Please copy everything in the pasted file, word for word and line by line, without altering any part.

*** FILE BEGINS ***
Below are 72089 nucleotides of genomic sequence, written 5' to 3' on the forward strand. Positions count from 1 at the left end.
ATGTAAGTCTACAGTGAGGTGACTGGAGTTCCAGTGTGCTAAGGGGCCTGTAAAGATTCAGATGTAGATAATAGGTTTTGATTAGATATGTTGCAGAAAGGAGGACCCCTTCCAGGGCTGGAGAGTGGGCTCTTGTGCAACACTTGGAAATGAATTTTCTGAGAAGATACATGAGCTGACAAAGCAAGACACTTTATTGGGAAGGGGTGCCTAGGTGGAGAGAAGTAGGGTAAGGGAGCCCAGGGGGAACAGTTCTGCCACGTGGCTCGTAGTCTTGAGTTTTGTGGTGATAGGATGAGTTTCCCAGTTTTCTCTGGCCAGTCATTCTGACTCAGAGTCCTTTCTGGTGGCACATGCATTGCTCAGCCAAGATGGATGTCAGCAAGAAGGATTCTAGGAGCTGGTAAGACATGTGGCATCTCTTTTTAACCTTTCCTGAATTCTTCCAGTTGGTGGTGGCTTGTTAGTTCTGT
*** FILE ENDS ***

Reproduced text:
Below are 72089 nucleotides of genomic sequence, written 5' to 3' on the forward strand. Positions count from 1 at the left end.
ATGTAAGTCTACAGTGAGGTGACTGGAGTTCCAGTGTGCTAAGGGGCCTGTAAAGATTCAGATGTAGATAATAGGTTTTGATTAGATATGTTGCAGAAAGGAGGACCCCTTCCAGGGCTGGAGAGTGGGCTCTTGTGCAACACTTGGAAATGAATTTTCTGAGAAGATACATGAGCTGACAAAGCAAGACACTTTATTGGGAAGGGGTGCCTAGGTGGAGAGAAGTAGGGTAAGGGAGCCCAGGGGGAACAGTTCTGCCACGTGGCTCGTAGTCTTGAGTTTTGTGGTGATAGGATGAGTTTCCCAGTTTTCTCTGGCCAGTCATTCTGACTCAGAGTCCTTTCTGGTGGCACATGCATTGCTCAGCCAAGATGGATGTCAGCAAGAAGGATTCTAGGAGCTGGTAAGACATGTGGCATCTCTTTTTAACCTTTCCTGAATTCTTCCAGTTGGTGGTGGCTTGTTAGTTCTGT